1. Can one be titled "Vising Student/Scholar" at a university if one is already graduated from another institute (with BSc/MSc) and is currently not affiliated with any university?

  2. Does one have to pay registration fees, etc.?

  3. In this case, can one be paid for as a TA/RA by the university?

Is it different in US and EU?

  • 3
    I suppose it depends on the exact nature of the position, and each university has different rules. At least in EU, that's the case. “Visiting student” or “visiting scholar” is just a generic term covering many different realities…
    – F'x
    Commented Aug 28, 2013 at 20:02

2 Answers 2


This answer is based on my experience in the US. It won't necessarily apply to every institution.

Typically, these titles are used for people visiting University X for an extended period (one or more academic terms) to work on a research project with a faculty member (call her Prof. A) who is already there. If this is not your situation, then please clarify your question.

You would not be employed by University X, but would typically be entitled to courtesies such as library privileges, computer access, and perhaps office space. The exact qualifications needed for each title may vary, but if Prof. A wants you to visit, she can probably arrange for you to get whichever one is appropriate for you.

I would expect that if you are not attending classes, you wouldn't pay tuition or fees. There might be a nominal fee for a library card or something like that.

Teaching assistantships would generally be reserved for University X's own enrolled (degree-seeking) students. It is conceivable that you might be able to get one if they are really short staffed, but probably unlikely.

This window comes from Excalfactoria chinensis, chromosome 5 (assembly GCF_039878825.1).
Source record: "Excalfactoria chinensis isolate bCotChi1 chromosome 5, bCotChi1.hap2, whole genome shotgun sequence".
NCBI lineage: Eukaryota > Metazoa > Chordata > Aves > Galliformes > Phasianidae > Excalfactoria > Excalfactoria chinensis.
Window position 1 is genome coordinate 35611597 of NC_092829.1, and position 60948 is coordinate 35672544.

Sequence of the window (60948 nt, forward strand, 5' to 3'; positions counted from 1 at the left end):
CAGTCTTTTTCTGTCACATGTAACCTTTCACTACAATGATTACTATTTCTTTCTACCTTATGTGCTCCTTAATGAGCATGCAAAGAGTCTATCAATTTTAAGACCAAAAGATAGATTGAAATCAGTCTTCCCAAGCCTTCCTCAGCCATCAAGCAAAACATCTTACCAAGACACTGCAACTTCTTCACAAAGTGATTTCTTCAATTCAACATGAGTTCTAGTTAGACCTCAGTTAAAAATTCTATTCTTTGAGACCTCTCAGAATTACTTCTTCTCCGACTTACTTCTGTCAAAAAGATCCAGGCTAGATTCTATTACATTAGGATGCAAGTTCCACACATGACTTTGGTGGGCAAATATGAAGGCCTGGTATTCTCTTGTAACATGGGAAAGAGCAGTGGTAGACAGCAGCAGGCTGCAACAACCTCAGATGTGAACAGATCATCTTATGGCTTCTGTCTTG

If you want to get paid for teaching, depending on University X's policies and needs, you might be able to get an appointment as an adjunct professor or instructor. This would be something for Prof. A to bring up with her department chair. At some places an MSc would be sufficient for such an appointment, but other universities might require a PhD.

The most likely way to get a research assistantship would be from Prof. A's grant funding. It would depend on the specifics of her grant, the rules of the funding agency, and the rules of University X. In any case, her own official graduate students would probably have priority. Again, this might depend on how strongly she wants you to visit.

  • You are right, I meant to work with a faculty member. So my understanding is that I do not need to be a student at somewhere else before becoming a visiting at a new place. Thanks for your answer.
    – trxw
    Commented Aug 28, 2013 at 22:52
  • 1
    It's too broad a statement to say that this is valid throughout the US. With 3,000 colleges and universities, each with their own system, it's difficult to say "you won't be charged fees," or how things work in general.
    – aeismail
    Commented Aug 29, 2013 at 5:07
  • 1
    @aeismail: Thanks. I edited to equivocate further. Commented Aug 29, 2013 at 5:13

I think that there are a lot of different variations, between continents, countries, and even individual universities. It is definitely true that pretty much every school in the US will have its own policy (since there are no national policies regarding registration in the US—although there are some rules that apply to financial aid obtained from federal sources). In Europe, things can also vary greatly between countries and schools (although they're trying to standardize things, this is still very much a work in progress).

Your best bet is to contact officials at the international office of whatever institutions you're interested in attending, and asking them directly.

  • Contacting the international office is also a good idea. Thanks.
    – trxw
    Commented Aug 28, 2013 at 22:54

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